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Unit of study_

ECMT3110: Econometric Models and Methods

This unit extends methods of estimation and testing developed in association with regression analysis to cover econometric models involving special aspects of behaviour and of data. In particular, motivating examples are drawn from dynamic models, panel data and simultaneous equation models. In order to provide the statistical tools to be able to compare alternative methods of estimation and testing, both small sample and asymptotic properties are developed and discussed.


Academic unit Economics
Unit code ECMT3110
Unit name Econometric Models and Methods
Session, year
Semester 1, 2020
Attendance mode Normal day
Location Camperdown/Darlington, Sydney
Credit points 6

Enrolment rules

ECMT2110 or ECMT2010 or ECMT2160
Available to study abroad and exchange students


Teaching staff and contact details

Coordinator Brendan Beare,
Type Description Weight Due Length
Assignment Applied project
25% - 9-12 pages
Outcomes assessed: LO1 LO2 LO3 LO4
Final exam Final exam (take home)
Take home final exam
50% Formal exam period 2 hours
Outcomes assessed: LO1 LO2 LO3
In-semester test Online Mid-semester exam
25% Week 07
Due date: 07 Apr 2020 at 12:00
1.5 hours
Outcomes assessed: LO1 LO3 LO2

Detailed information for each assessment can be found on Canvas.

Assessment criteria

The University awards common result grades, set out in the Coursework Policy 2014 (Schedule 1).

As a general guide, a High distinction indicates work of an exceptional standard, a Distinction a very high standard, a credit a good standard, and a pass an acceptable standard.

Result name

Mark range


High distinction

85 - 100



75 - 84



65 - 74



50 - 64



0 - 49

When you don’t meet the learning outcomes of the unit to a satisfactory standard.

For more information see

Late submission

In accordance with University policy, these penalties apply when written work is submitted after 11:59pm on the due date:

  • Deduction of 5% of the maximum mark for each calendar day after the due date.
  • After ten calendar days late, a mark of zero will be awarded.

Special consideration

If you experience short-term circumstances beyond your control, such as illness, injury or misadventure or if you have essential commitments which impact your preparation or performance in an assessment, you may be eligible for special consideration or special arrangements.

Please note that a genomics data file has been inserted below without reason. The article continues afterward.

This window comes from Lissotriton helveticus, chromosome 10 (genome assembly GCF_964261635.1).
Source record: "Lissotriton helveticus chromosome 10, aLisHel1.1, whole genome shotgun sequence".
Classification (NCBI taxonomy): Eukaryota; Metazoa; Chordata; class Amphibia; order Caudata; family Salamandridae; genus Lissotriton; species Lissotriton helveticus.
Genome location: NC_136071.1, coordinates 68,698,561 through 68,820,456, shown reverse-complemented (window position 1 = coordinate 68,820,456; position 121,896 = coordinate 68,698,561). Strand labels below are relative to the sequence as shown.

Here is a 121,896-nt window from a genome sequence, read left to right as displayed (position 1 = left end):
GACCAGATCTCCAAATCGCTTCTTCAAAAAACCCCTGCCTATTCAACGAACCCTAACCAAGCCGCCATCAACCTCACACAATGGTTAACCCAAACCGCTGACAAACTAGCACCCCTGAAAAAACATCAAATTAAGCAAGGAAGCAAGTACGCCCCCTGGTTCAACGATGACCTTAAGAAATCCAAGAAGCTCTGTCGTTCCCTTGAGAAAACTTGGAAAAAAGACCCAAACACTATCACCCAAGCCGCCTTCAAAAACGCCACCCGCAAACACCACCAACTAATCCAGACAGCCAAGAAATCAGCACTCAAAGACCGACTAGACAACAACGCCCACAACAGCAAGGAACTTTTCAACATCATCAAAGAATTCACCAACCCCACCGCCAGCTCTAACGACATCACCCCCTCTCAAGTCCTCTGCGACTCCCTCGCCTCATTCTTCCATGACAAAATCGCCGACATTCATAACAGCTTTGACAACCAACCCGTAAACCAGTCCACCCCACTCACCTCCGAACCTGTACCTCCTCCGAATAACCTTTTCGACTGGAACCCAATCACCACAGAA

Academic integrity

The Current Student website provides information on academic honesty, academic dishonesty, and the resources available to all students.

The University expects students and staff to act ethically and honestly and will treat all allegations of academic dishonesty or plagiarism seriously.

We use similarity detection software to detect potential instances of plagiarism or other forms of academic dishonesty. If such matches indicate evidence of plagiarism or other forms of dishonesty, your teacher is required to report your work for further investigation.

WK Topic Learning activity Learning outcomes
Week 01 Introduction, review of basic matrix algebra and calculus Lecture (2 hr)  
Week 02 Review of probability, OLS - small sample properties Lecture (2 hr)  
Tutorial 1 Tutorial (1 hr)  
Week 03 Review of statistics, OLS - large sample properties Lecture (2 hr)  
Tutorial 2 Tutorial (1 hr)  
Week 04 Heteroskedasticity, Generalized Least Squares (GLS) and feasible GLS Lecture (2 hr)  
Tutorial 3 Tutorial (1 hr)  
Week 05 Endogeneity, instrumental variable method, 2SLS Lecture (2 hr)  
Tutorial 4 Tutorial (1 hr)  
Week 06 Methods of moments Lecture (2 hr)  
Tutorial 5 Tutorial (1 hr)  
Week 07 Midsemester exam Lecture and tutorial (1.5 hr)  
Week 08 Nonlinear Regession and Penalized Regression Lecture (2 hr)  
Tutorial 7 Tutorial (1 hr)  
Week 09 Tutorial 6 Tutorial (1 hr)  
Generalized Method of Moments (GMM) Lecture (2 hr)  
Week 10 Maximum likelihood - estimation and inference, numerical methods Lecture (2 hr)  
Tutorial 8 Tutorial (1 hr)  
Week 11 Maximum likelihood - models and applications Lecture (2 hr)  
Tutorial 9 Tutorial (1 hr)  
Week 12 Hypothesis testing (t, F, LR, LM, and Wald tests) Lecture (2 hr)  
Tutorial 10 Tutorial (1 hr)  
Week 13 Treatment effects, social and natural experiments Lecture (2 hr)  
Tutorial 11 Tutorial (1 hr)  

Attendance and class requirements